The disputes remain the same: borders; refugees (those who fled the 1948 war, which brought Israel into being, and their descendants); the status of Jerusalem. Any solution to these fundamental issues will require compromise, or acceptance of loss or injustice. So far, this has proved impossible.

As the BBC’s correspondent in Gaza from 2002-2004, I was the only international journalist then based in the territory. I watched the conflict unfold from a rare viewpoint. Reporting the news gave me an understanding of daily reality, and the longer I did it, the more I sought to understand the deeper, enduring, causes of enmity between Israeli and Palestinian.

Taking a week or so away from news reporting, I made a radio documentary about the conflict and ideas of home.

It seemed that the more you went beyond the questions designed to get a soundbite for that day’s bulletins, the more ideas of historical destiny, reinforced by religious faith, came to the surface.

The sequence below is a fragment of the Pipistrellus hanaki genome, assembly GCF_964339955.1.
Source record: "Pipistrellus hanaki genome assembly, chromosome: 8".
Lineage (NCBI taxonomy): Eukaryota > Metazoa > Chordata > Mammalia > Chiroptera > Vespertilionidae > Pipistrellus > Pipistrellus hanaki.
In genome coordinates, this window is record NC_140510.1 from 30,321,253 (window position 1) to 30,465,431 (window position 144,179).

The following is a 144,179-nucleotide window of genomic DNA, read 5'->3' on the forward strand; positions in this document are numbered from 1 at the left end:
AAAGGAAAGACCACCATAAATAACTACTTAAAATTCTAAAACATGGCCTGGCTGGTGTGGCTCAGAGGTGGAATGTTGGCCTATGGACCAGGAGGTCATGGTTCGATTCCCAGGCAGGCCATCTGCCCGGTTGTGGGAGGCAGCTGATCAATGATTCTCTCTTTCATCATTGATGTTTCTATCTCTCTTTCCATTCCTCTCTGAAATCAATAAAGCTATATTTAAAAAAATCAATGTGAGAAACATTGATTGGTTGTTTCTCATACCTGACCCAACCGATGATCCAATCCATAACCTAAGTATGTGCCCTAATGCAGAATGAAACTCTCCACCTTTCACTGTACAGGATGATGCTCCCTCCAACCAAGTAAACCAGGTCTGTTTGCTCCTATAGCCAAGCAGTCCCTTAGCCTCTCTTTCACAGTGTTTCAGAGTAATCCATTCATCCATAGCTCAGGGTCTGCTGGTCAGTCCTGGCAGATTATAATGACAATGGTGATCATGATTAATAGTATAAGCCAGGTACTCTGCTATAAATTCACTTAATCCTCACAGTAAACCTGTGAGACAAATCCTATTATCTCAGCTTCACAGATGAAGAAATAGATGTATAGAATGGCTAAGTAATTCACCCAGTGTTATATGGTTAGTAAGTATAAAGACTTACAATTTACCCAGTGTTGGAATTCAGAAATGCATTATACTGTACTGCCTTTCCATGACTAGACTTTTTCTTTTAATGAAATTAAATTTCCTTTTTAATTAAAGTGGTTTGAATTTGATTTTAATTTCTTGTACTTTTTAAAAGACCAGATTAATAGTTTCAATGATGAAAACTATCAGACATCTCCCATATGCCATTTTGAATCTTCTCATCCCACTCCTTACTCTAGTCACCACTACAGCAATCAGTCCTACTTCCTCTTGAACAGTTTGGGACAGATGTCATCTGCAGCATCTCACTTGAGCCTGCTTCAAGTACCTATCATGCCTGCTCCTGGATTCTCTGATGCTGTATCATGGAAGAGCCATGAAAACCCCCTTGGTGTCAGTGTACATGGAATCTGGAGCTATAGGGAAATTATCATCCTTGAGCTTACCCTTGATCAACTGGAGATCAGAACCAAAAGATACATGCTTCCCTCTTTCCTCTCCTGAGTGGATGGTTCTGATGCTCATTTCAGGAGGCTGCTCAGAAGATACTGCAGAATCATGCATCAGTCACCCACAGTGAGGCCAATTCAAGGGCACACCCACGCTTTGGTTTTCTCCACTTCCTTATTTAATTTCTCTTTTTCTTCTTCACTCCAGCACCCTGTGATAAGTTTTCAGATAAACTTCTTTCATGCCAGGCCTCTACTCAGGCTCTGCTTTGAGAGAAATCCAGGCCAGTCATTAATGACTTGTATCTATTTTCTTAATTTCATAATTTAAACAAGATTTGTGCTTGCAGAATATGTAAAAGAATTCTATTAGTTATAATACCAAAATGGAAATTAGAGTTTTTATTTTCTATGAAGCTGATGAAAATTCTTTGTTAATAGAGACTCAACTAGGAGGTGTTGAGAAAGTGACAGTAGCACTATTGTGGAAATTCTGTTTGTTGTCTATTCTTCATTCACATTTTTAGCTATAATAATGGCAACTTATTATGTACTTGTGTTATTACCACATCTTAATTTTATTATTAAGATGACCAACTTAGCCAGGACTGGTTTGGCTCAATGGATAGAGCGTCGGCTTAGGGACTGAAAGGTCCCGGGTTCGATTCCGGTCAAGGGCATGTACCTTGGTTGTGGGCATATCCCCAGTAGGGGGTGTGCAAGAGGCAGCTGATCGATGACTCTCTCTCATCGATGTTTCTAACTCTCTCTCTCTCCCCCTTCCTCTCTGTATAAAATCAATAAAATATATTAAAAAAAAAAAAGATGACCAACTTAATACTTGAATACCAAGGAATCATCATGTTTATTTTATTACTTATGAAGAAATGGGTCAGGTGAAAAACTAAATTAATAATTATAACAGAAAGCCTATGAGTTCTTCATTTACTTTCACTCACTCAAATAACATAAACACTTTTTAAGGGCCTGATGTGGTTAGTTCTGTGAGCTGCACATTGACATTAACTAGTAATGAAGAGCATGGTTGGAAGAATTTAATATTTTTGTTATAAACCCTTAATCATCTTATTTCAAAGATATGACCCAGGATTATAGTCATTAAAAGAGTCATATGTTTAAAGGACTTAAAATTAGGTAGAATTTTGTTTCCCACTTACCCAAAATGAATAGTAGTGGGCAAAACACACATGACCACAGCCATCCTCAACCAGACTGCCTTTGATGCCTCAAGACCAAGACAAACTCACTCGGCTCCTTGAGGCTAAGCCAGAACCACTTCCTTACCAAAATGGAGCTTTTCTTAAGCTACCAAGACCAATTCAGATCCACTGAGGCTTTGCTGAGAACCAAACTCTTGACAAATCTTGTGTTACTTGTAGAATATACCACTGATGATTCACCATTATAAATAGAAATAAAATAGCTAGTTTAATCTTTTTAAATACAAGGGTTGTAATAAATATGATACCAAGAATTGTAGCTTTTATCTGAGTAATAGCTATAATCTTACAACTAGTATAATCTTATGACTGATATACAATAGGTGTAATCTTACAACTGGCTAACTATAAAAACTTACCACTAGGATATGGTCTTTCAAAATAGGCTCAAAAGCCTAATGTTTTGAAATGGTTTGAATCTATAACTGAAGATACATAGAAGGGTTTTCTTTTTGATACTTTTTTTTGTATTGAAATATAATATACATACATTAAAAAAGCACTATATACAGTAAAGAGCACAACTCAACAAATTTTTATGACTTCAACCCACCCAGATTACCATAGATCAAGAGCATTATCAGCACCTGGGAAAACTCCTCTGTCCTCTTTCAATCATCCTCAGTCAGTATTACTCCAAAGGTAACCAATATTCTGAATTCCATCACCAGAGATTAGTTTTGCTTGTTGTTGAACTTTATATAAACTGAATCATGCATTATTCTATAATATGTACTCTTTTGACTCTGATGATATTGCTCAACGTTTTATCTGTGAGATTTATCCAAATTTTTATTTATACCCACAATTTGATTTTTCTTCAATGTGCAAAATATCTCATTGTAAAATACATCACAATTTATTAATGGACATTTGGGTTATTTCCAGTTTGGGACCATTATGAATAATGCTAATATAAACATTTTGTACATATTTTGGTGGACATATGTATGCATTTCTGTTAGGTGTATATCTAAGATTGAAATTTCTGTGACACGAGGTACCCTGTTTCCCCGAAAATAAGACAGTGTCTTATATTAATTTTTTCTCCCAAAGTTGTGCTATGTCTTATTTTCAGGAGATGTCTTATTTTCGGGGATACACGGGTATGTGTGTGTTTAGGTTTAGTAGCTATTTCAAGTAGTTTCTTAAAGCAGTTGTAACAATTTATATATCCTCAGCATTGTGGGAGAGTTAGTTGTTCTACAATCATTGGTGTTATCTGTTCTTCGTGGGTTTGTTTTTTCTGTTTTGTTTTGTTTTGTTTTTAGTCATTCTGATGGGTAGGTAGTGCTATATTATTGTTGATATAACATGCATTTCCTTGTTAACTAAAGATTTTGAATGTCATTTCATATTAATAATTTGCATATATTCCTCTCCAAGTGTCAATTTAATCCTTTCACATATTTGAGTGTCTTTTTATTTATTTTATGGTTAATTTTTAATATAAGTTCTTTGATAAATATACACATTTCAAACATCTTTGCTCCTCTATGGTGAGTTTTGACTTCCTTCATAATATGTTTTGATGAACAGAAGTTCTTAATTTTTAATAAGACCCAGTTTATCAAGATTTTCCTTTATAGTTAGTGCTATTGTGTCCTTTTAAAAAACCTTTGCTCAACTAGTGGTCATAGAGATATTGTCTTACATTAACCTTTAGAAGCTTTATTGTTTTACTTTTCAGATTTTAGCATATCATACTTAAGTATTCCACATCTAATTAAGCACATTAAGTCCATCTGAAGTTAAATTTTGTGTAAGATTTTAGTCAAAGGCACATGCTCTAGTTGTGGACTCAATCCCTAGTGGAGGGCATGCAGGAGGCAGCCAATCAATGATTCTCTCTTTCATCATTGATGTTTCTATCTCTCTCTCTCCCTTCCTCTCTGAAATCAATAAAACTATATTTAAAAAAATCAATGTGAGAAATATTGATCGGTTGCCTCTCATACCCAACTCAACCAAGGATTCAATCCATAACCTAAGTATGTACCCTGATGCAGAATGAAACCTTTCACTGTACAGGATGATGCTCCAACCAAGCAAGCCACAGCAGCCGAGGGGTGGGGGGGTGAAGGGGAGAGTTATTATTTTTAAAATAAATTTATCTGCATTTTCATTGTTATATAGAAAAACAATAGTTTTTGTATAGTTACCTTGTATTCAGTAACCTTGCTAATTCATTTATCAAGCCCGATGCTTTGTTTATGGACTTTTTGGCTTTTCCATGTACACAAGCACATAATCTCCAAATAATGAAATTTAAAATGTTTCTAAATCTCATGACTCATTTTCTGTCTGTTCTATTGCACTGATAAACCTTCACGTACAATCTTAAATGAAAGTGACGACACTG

I was reminded of this recently when watching a BBC Television documentary, Israel: Facing the Future.

"Both sides claim to have rights on this land, and they claim that they are the only ones who have the rights on this land, and no side can in any way forego its rights on every inch of territory because it’s holy land," Ephraim Halevy, a former Director of Mossad, told the reporter, John Ware.

This is the extremely inconvenient truth which conventional diplomacy, and the journalism which reports it, too often underplays. Taking it into account is no guarantee of a successful peace process. Ignoring it seems to guarantee failure. Energy and ambition alone are not sufficient. This new diplomatic initiative will need to understand ancient ideas of land and faith if it is to succeed.

James Rodgers is the author of the newly-published No Road Home: Fighting for Land and Faith in Gaza (Abramis) and of Reporting Conflict (Palgrave MacMillan, 2012). From 2002-2004, he was the BBC’s correspondent in Gaza. He lectures in Journalism at City University London. 

US Secretary of State John Kerry earlier this year. Photograph: Getty Images
Getty
Show Hide image

The first godless US election

America’s evangelical right has chosen Donald Trump, who hardly even pays lip service to having faith.

There has never been an openly non-Christian president of the United States. There has never been an openly atheist senator. God, seemingly, is a rock-solid prerequisite for American political life.

Or it was, until this year.